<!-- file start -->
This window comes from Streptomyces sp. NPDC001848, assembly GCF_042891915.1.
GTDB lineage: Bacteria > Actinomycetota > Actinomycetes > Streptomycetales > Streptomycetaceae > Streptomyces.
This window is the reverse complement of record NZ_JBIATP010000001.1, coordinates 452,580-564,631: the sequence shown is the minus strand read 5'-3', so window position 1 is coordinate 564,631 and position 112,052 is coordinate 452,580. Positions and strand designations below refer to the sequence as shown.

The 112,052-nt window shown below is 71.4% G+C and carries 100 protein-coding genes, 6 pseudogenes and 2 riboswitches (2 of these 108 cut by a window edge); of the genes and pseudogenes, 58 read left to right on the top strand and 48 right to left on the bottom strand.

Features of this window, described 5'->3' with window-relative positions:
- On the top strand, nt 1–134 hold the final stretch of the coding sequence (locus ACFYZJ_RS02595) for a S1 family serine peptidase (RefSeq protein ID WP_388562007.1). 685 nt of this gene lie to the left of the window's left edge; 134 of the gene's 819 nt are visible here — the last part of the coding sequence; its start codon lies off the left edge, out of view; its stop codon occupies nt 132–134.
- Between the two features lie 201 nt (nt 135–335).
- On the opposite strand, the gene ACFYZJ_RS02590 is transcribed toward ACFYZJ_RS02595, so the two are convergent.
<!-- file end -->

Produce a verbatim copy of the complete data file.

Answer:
This window comes from Streptomyces sp. NPDC001848, assembly GCF_042891915.1.
GTDB lineage: Bacteria > Actinomycetota > Actinomycetes > Streptomycetales > Streptomycetaceae > Streptomyces.
This window is the reverse complement of record NZ_JBIATP010000001.1, coordinates 452,580-564,631: the sequence shown is the minus strand read 5'-3', so window position 1 is coordinate 564,631 and position 112,052 is coordinate 452,580. Positions and strand designations below refer to the sequence as shown.

The 112,052-nt window shown below is 71.4% G+C and carries 100 protein-coding genes, 6 pseudogenes and 2 riboswitches (2 of these 108 cut by a window edge); of the genes and pseudogenes, 58 read left to right on the top strand and 48 right to left on the bottom strand.

Features of this window, described 5'->3' with window-relative positions:
- On the top strand, nt 1–134 hold the final stretch of the coding sequence (locus ACFYZJ_RS02595) for a S1 family serine peptidase (RefSeq protein ID WP_388562007.1). 685 nt of this gene lie to the left of the window's left edge; 134 of the gene's 819 nt are visible here — the last part of the coding sequence; its start codon lies off the left edge, out of view; its stop codon occupies nt 132–134.
- Between the two features lie 201 nt (nt 135–335).
- On the opposite strand, the gene ACFYZJ_RS02590 is transcribed toward ACFYZJ_RS02595, so the two are convergent.